Will Buckingham at thinkBuddha.org has an article on Sharon Stone’s clumsy comments on Karma, linking to BBC reports covering the remarks (1 and 2) and notes that people who really know what they are talking about (such as Lati Rinpoche), reaffirm my own understanding, that metaphysically speaking, according to at least some schools of Buddhism, it is quite possible that there may be a causal link between the actions of the Chinese government and some of the citizens of the PRC enduring an earthquake.
What has been interesting in this whole unhappy business is the response from Buddhist commentators, who have almost unanimously claimed that Ms. Stone has misunderstood or misrepresented Buddhism. But is this the case? […]
In the interview, Hayes asked [Lati Rinpoche] how Buddhists could explain the suffering of the Jews in the Second World War. The answer was troubling.
Rinpoche: The proper Buddhist answer to such a question is that the victims were experiencing the consequences of their actions performed in previous lives.[…]
It is possible to claim that Ms. Stone’s comments were profoundly wrong-headed; it is also possible to argue that this retributive view of karma is not only nonsense, but also dangerous nonsense[. …]
What is it not possible to do, however, is to credibly argue that Sharon Stone’s comments were entirely misrepresentative of certain Buddhist ideas. There are many figures and texts of influence in the Buddhist world that have claimed no more and no less than Ms. Stone herself. Would it not be better if those Buddhists keen to dismiss Ms. Stone for her lack of understanding were to turn their attention to the traditions that they revere, so that their own houses might be put in order?
I have quoted extensively as I wanted to capture the subtlety of the development of the argument here (the red ink is mine). Unlike the atheist commentary I critiqued earlier, there is a serious effort to use impeccable sources and a thoughtful critiques is offered that acknowledges a diversity of different perspectives. But this argument disturbs me.
Firstly Stone’s comments were incredibly crass. Lati Rinpoche is qualified to speak and his comments are of course a proper explanation of the Tibetan Buddhist understanding of karma. Sharon Stone is not, and she was clearly suggesting that a significant causal connection between PRC actions in Tibet and the earthquake. This is entirely different from stating that The Holocaust, the Tibetan suffering and systematic destruction of their tradition, and the recent earthquake in China as having causes in the past actions of the people that got caught up in the tragedies. The first is wild and ignorant speculation hypothesizing something that is actually highly unlikely to be true, and is bound to suggest without any proper context that the earthquake is retribution for abuses of the Tibetans that should be allowed to take its course.
Please note that the traumas that the Tibetan nation has undergone since the 1950s is equally regarded a playing out of karma by the Tibetans (as it must be).
And note the above use of ‘retributive’ which is nowhere to be found in Lati Rinpoche’s comments. Rinpoche was talking about a causal relationship. It makes no more sense to talk about the burning phosphorous taking retribution on the wood after a match is struck. For retribution to make sense you need an agent motivated to mete out retribution. Buddhism posits no such agent: that is a theistic idea, which needs to be dealt with in the relevant theistic context.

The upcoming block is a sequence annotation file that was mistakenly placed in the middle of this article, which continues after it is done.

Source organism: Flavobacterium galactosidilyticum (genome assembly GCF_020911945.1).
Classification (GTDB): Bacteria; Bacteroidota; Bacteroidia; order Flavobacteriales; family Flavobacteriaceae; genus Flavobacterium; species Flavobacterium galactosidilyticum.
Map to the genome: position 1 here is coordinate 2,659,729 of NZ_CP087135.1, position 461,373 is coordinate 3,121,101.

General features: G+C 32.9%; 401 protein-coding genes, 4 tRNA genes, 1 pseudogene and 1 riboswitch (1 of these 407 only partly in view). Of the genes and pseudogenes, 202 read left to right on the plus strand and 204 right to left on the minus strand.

My teachers tell me again and again that the central idea that governs all action in Buddhism is compassion. If you find yourself losing compassion for some people who are suffering then it means that you have simply gone wrong, as surely as if, scientifically speaking, you would have gone wrong if you find you have produced a design for a perpetual motion machine.
My teachers tell me that a thoroughgoing understanding of the causal nature of reality will lead to an increased sensitivity and compassion for those that are suffering, and an increased determination to alleviate that suffering—be they victims of earthquakes, holocausts, or whatever. I can safely say that their teachings on karma haven’t reduced my compassion for others that are suffering.
Unless you have a real preference for nihilistic philosophies I can’t see why it is an improvement to replace a causal theory with a one in which random things happen (imagine the randomness increasing to the extent that none of our actions correlate with any effects). The only reason that I can plausibly think for hoping for more randomness in the world is if, in the bigger picture, you don’t want to take responsibility for either your situation or your actions.
As Patrick Kurp at Anecdotal Evidence has just posted a related article with a remarkably apposite quotation, the final paragraph of William Maxwell: A Literary Life (2005) by Barbara Burkhardt, I can’t resist quoting it:
`I think it is somehow unimaginative to consider the universe as the product of chance,’ he told me. He paused a moment, looked over his tortoise shell glasses, and then continued to type: `I am inclined to say that it is the product of God knows. The evidence offered in Nature is so astonishing and so consistently on the side of an Intention. I did not escape the influence of seven or eight years of Sunday School, and believe we ought to help each other when it is possible, that the self-centered life is a kind of living death, that life on any terms is a privilege and that we ought to be grateful for it and use it to our best ability, and not be frightened or frantic when we reach the end of it. But instead stand, accepting, like a flower that has gone to seed.’